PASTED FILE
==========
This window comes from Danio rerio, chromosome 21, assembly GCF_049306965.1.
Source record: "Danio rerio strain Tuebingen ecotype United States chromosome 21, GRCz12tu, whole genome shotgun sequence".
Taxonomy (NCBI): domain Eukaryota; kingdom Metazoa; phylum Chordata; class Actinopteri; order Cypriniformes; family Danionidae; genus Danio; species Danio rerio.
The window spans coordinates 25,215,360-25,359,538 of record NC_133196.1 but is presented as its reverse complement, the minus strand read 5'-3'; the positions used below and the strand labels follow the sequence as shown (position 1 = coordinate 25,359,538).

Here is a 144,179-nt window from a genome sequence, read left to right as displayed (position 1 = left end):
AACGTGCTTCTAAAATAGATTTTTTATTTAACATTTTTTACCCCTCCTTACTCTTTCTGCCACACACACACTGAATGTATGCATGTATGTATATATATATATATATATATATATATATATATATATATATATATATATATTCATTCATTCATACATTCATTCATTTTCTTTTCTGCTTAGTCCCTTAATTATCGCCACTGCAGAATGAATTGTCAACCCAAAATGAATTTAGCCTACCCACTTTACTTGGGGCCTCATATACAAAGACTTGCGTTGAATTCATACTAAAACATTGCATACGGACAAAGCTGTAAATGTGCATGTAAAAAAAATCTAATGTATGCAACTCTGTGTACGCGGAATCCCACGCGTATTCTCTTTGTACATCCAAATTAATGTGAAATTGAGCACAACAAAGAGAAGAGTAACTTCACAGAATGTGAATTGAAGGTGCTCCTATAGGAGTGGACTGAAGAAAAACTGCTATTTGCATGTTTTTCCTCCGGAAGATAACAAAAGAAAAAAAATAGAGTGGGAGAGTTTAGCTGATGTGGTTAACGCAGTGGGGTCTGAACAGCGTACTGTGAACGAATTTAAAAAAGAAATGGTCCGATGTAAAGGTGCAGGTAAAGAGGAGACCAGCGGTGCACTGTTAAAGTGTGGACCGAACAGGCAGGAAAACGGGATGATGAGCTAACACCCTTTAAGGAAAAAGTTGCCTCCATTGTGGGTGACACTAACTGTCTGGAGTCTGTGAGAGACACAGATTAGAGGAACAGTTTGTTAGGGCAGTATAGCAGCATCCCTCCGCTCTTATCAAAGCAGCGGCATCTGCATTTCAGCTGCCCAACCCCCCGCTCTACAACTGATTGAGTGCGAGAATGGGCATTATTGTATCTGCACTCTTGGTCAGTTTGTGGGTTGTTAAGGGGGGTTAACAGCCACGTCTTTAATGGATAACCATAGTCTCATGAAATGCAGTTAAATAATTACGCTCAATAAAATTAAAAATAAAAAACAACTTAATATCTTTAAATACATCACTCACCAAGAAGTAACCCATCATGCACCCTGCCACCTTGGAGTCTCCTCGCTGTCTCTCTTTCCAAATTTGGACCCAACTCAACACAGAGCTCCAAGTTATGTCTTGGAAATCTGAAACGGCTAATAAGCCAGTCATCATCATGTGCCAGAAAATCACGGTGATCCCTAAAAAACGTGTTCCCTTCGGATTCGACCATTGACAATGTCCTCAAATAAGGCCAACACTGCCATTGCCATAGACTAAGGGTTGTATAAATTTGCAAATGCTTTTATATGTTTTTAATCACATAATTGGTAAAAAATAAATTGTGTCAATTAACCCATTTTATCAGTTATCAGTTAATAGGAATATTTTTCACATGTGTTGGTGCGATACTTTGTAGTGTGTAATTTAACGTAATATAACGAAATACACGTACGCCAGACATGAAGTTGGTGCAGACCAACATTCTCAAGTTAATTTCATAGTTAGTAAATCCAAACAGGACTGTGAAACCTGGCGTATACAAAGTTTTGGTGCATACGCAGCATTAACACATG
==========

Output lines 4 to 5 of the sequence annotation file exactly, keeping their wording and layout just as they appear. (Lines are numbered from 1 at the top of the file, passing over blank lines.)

The window spans coordinates 25,215,360-25,359,538 of record NC_133196.1 but is presented as its reverse complement, the minus strand read 5'-3'; the positions used below and the strand labels follow the sequence as shown (position 1 = coordinate 25,359,538).

Here is a 144,179-nt window from a genome sequence, read left to right as displayed (position 1 = left end):